I feel like it’s been forever since I wrote something on here. I’ve been busily trying to rid myself of all possessions I won’t be able to take with me to France. Meanwhile, I’ve also been trying to see all the beauties of California before I leave. This past weekend I got to go to the ever-amazing Yosemite National Park with a group of friends. We camped and rock climbed for two days and it pretty much made my year, although I’m still hoping to hike Half Dome before I fly out of here.

Other than that I don’t have much news to share. I’ve given away pretty much all of the books anybody would be willing to take, yet I somehow still have packed four boxes of books to store at my brother’s house. Plus, I’m shipping a box of French books and textbooks to myself in France. How’s that even possible?

As for my recent reading I’ve finished three more books and am halfway through another, so it’s time for some more reviews for you:

Book 24: Blink by Malcolm Gladwell

Blink is a book about thinking without thinking. In other words it’s about all of the little things our brain picks up and reacts to without us even realizing it’s happening. Gladwell discusses how we pick up on a person’s mood by their subtle (and sometimes not so subtle) facial expressions.  There’s a section on how we profile people based on how they look and talk without even realizing we’re doing it. He even provides a link to a Harvard study that shows whether our subconscious is racist without us knowing it. You can take the test, among others, here.

Another section discusses how autistic people lack the ability to make these split second decisions our brain makes for us. We instinctively know what someone is thinking or where we should look if there’s a loud noise to our left, but autistics have to be told these things specifically. Gladwell cites a number of studies that show just how important our subconcious is in our everyday lives.

Overall I thought the book was really interesting, although I wish there would have been more about the science or physiology of how our brain makes these instantaneous decisions for us.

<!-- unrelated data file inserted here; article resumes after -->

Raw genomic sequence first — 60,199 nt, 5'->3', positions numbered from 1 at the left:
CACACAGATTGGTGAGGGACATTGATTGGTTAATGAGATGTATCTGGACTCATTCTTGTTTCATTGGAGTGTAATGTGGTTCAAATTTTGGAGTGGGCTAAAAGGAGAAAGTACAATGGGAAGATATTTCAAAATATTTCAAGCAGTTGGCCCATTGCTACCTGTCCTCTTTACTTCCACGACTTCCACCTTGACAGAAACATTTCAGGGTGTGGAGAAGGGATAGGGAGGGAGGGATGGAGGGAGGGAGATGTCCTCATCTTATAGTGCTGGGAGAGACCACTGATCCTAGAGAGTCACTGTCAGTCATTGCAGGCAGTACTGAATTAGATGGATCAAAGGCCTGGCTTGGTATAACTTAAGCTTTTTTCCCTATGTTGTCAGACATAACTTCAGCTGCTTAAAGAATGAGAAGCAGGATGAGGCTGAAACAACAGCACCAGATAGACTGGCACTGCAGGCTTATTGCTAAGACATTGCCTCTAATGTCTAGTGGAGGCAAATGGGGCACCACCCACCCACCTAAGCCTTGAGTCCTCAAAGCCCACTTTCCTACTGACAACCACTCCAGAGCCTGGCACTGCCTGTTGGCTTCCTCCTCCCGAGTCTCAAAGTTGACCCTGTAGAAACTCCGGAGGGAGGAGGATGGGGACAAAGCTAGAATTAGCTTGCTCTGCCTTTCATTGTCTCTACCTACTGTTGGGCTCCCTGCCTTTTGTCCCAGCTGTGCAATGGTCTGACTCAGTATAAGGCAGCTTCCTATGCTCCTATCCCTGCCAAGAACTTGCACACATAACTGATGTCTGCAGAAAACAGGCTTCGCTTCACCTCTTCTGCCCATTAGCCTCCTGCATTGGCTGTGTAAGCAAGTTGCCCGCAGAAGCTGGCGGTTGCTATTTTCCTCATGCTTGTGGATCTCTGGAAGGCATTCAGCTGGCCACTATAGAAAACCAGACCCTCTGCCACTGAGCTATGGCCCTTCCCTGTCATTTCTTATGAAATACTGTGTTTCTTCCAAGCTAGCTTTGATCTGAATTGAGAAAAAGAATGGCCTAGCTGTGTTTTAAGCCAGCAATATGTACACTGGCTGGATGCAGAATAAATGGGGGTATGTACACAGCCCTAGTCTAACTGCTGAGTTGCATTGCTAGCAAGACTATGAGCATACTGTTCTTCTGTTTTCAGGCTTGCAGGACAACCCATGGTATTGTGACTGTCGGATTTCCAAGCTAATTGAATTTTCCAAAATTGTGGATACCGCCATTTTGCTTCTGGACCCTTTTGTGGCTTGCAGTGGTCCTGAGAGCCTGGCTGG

Book 25: God Grew Tired of Us by John Bul Dau

God Grew Tired of Us is an amazing book about survival under the most impossible of circumstances. Dau was one of thousands of “Lost Boys” from Sudan. His tribe was attacked by Djeballahs in the 80s and he was forced to flee his homeland in southern Sudan after losing his family. He walked for some four months to the closest neighboring nation. Along the way he nearly starved to death. He was beaten by other Djeballahs. He was nearly killed by crocodiles. After about two years of living as a refugee he was forced to move again, walking with thousands of other boys to Kenya, which was hundreds of miles away. They were forced to walk through enemy territory where some of the boys were picked off and killed.

Once in Kenya, the Lost Boys lived as refugees but they were finally able to get some schooling and build housing. Dau lived there for many years before finding out he could move to America as a refugee.

Seeing the juxtaposition of his life in Africa and his life in America made me really appreciate all of the luxuries we have here (fresh water, electricity, etc.). His reaction to this new land is worth the entire read. He and the other refugees are fascinated by small things like running water and street lights.

Dau is starring in a documentary of the Lost Boys, which won acclaim at the 2006 Sundance Film Festival. He has also begun a charity to raise money to build a health clinic in his original village in Sudan. If you’re interested in Africa and the troubles in Sudan I’d recommend this book.

Book 26: A Piece of Cake by Cupcake Brown

A Piece of Cake is a memoir that recounts the author’s early struggles, including finding her mom dead one morning when she was only 11 years old, being given to a foster home where she was then raped and beaten regularly, becoming a runaway and a prostitute, and later becoming a drug addict and alcoholic. Reading this book was difficult because I couldn’t even begin to imagine going through all the hell this girl went through, and almost all before she was even 14 years old. I don’t know how she even managed to live through it.

The book is good, although toward the end I started to feel like it was a book written for drug addicts and alcoholics in rehab. I thought maybe that’s what Brown does now and she gives this book to all the new patients so they can see that life really isn’t that bad and if she can make it through anybody can. For the most part though it was a great book and a true story of survival and recovery.

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